June 28 – Day 16: Pigeon Forge to Crossville, Tennessee: Hilly 100

Today we put it all out on the Road to Discovery – we had nothing left after the 102-mile ride and 6,000-foot climbing. We got lucky with the weather, but the mountain we crossed in the last 20 miles was really something else. Following the forecast, we were prepared for a rainy day that never came. It was overcast all day, but luckily no downpours. Pigeon Forge and Gatlinburg are neighboring cities – we left there nice and early. The first 50 miles were smooth sailing. As for the last 20 miles – well, let’s say it took everything we had to make it over into Crossville. The majority of our ride today we were on a bike route. Mostly that meant sharing the road with the motorists (some did not appreciate that much), but for part of Highway 70 we had our own designated cycling lane. What a difference that made. We talked about how nice that would be if we had that near home and discussed the efforts of “Granger Paths” and “Bike Michiana Coalition” who are trying to get that done. We had a very scenic ride today and stopped by a large dam for some photos – a propeller display caught our eye because it was the largest propeller we’d ever seen.

How About This Propeller?

Last night when we had dinner with John and Susan, John said, “you will have a whopper of a climb into Crossville.” I think he understated the case. However, on these challenging days, we feel a real sense of accomplishment when we are finished – and we have those fantastic NPC families in our hearts and minds to help us across the tough parts.

Excuse Me, but Will These Hills Ever End?

After encountering so many aggressive dogs in the last week, today we found a friendly canine. We were pushing to get away from this hound dog when we noticed that he was wagging his tail and, in a strange way, smiling at us – he was the nicest hound dog ever! He saw Ally taking pictures and went right up to her to play for a while. He then followed us for a bit before he tired out and turned around.

Our Camera Crew Making Friends


And Then There Were Four

Greg managed to get his fifth flat today. Please note that Renate still holds a clean record – no flats. At least he used the tire-changing time wisely – on his phone to check email, text and call the office.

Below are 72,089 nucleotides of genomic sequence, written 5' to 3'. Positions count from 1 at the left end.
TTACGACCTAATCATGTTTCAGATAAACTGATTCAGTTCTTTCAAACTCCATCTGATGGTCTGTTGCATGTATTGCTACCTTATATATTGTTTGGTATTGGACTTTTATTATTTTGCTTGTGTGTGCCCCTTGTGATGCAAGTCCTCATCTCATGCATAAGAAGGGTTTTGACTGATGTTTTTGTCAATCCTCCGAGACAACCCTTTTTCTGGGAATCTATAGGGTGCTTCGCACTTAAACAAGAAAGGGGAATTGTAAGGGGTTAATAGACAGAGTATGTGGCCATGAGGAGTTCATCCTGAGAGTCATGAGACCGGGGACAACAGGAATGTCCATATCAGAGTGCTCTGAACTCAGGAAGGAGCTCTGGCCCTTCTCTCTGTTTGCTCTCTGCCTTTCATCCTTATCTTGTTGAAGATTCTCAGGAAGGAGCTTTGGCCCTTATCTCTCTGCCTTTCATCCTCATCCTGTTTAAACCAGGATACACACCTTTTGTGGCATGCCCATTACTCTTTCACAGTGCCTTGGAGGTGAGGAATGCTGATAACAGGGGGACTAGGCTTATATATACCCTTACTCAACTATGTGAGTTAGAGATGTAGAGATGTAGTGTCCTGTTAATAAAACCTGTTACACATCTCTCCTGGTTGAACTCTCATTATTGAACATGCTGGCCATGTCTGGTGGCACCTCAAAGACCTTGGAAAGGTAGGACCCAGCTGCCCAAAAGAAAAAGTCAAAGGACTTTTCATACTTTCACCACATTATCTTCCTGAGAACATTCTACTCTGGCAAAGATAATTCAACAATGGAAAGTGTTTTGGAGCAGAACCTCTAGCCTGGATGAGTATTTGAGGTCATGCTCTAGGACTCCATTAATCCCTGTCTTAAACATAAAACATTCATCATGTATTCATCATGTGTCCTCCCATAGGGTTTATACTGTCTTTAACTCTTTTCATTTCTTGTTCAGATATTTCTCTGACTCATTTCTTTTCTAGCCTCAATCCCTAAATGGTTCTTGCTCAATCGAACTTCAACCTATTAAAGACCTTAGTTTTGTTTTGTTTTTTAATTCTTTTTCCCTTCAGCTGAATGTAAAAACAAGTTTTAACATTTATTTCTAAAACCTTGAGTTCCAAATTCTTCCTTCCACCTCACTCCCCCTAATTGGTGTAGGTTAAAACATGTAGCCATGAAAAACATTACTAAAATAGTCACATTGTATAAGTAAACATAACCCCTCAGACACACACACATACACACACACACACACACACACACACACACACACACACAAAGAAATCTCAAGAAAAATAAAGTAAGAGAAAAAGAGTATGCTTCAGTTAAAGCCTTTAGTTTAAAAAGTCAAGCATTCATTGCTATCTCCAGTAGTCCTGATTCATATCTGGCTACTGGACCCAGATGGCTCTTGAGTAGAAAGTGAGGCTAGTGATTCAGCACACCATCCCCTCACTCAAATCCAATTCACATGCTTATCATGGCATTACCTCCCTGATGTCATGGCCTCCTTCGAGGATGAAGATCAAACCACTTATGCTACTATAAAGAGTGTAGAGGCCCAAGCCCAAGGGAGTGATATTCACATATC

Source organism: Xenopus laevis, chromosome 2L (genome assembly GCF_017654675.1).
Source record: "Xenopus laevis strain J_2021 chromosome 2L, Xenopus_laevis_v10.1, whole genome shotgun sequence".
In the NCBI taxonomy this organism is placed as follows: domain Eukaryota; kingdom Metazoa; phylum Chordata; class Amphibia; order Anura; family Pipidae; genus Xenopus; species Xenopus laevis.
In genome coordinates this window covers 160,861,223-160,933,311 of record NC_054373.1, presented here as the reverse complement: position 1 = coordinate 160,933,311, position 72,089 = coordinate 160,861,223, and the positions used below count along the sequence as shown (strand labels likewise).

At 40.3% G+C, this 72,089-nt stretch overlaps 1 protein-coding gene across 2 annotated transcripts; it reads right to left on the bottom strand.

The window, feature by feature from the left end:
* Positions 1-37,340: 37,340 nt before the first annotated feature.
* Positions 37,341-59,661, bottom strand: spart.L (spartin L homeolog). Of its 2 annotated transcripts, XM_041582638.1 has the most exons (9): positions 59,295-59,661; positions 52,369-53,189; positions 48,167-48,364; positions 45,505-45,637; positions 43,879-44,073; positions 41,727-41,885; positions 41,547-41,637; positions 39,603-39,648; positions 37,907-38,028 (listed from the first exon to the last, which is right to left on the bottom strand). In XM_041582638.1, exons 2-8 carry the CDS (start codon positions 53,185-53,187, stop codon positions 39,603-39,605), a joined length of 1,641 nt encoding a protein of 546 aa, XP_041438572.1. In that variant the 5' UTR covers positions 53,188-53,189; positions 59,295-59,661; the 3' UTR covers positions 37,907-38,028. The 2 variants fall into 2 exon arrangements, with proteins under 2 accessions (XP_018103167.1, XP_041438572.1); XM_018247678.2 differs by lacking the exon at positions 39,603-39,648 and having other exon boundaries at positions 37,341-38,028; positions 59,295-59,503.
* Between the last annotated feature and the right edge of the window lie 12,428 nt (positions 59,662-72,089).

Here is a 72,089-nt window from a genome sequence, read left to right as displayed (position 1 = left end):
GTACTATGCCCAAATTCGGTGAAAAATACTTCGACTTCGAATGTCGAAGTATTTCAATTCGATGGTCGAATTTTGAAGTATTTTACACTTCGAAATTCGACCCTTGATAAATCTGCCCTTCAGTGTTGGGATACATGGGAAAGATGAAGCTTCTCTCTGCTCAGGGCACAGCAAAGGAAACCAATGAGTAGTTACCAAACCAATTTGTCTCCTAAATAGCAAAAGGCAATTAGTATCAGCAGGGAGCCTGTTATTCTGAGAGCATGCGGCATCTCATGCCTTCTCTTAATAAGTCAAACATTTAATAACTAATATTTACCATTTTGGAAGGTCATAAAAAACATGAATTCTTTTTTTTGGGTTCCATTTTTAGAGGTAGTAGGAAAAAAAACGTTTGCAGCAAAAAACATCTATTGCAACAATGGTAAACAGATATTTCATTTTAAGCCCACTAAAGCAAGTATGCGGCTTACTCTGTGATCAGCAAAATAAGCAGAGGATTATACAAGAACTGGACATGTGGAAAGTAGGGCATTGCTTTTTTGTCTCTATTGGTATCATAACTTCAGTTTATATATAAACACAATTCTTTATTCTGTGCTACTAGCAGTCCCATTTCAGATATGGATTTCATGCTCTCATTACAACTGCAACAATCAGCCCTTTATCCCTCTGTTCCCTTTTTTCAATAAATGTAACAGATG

Checking Email while Waiting for a Flat Replacement

This evening we had dinner in Rockwood, Tennessee, with Dr. Mike and his son Michael, who graduated from Notre Dame in biology this year. Michael will be attending Vanderbilt University Medical School in the fall. He was on the Notre Dame crew team and talked fondly about his crew experiences. Dad proudly wore a Notre Dame crew shirt to dinner. We also talked about medical school applications and interviews, as this was fresh in Michael’s mind. They brought some nice gifts for Ally – including a Tennessee t-shirt that she wore when we got to the hotel and all the next day. We love to show off our van and all the signatures, so Mike and Michael came out and added their names. It was a wonderful evening.

Mike Sporting the ND Crew Shirt

Michael, Mike, and Greg

Organizing a big road trip like this takes a lot of planning, and a lot of people. But it’s just a little piece of the huge fight against Niemann-Pick on the Notre Dame campus. Take just one example: in Professor Kevin Vaughan’s lab, undergraduates, graduate students and even the latest mass spectrometry instruments are part of the project, with help from the Ara Parseghian Medical Research Foundation. Professor Vaughan’s lab is focused on the NPC1 genetic mutation that is responsible for about 95 percent of all cases of NPC. Using cell biology approaches, they’ve developed a new model to explain the consequences of the mutations – measuring the impact on the membranes where the NPC1 protein accumulates. Karen Huegel, a member of the lab, recently defended her Ph.D. thesis on the project that was funded by the Foundation in collaboration with Professor Holly Goodson a few years ago.

The lab has used new instruments in the mass spectrometry facility to identify proteins that are lost in the membranes containing mutant NPC1, potentially explaining the defects. One of these proteins, called StARD9, is a molecular motor protein that the lab predicts is responsible for cholesterol efflux. Professor Vaughan mentored an undergraduate Cell Biology Lab that studied this protein and determined that depletion of StARD9 mimics NPC disease, solidifying a link between this protein and NPC1.

Professor Kevin Vaughan

While Renate and I are riding to raise awareness this summer, a member of that group, junior Alexandria Brumfield, is generating data for a publication and a grant application to further the work. It’s all part of the Notre Dame family working together for the families who suffer from NPC.

Renate would like to wish her sister Debby a Happy Birthday and “welcome her into her decade.”



4 Comments so far

  1.    Jen Johnson on June 29th, 2011

    Keep up the great work. Your ride is inspiring in so many ways. Thank you for sharing.

    Proud to be an ND grad.

    Class of 1996

  2.    Sabine Fornfeist on June 29th, 2011

    Greg and Renate,
    You got lucky with the wheather and we got lucky with you!

    Thank you again so much.

    Love from Germany

    Sabine and Michael

  3.    Matt Kaczmarek on June 29th, 2011

    Renate and Greg:
    Way to go you two!! We have been tracking your progress at the club. Can’t wait to have you back safe and sound. You are an inspiration to us all. Keep it up. It’s all downhill from here….RIGHT???!!! Or at least it looks that way on the map.

    Matt

  4.    Bei Hu on June 29th, 2011

    Thank you. Great work and more to go! Keep it up and keep it safe!

    Bei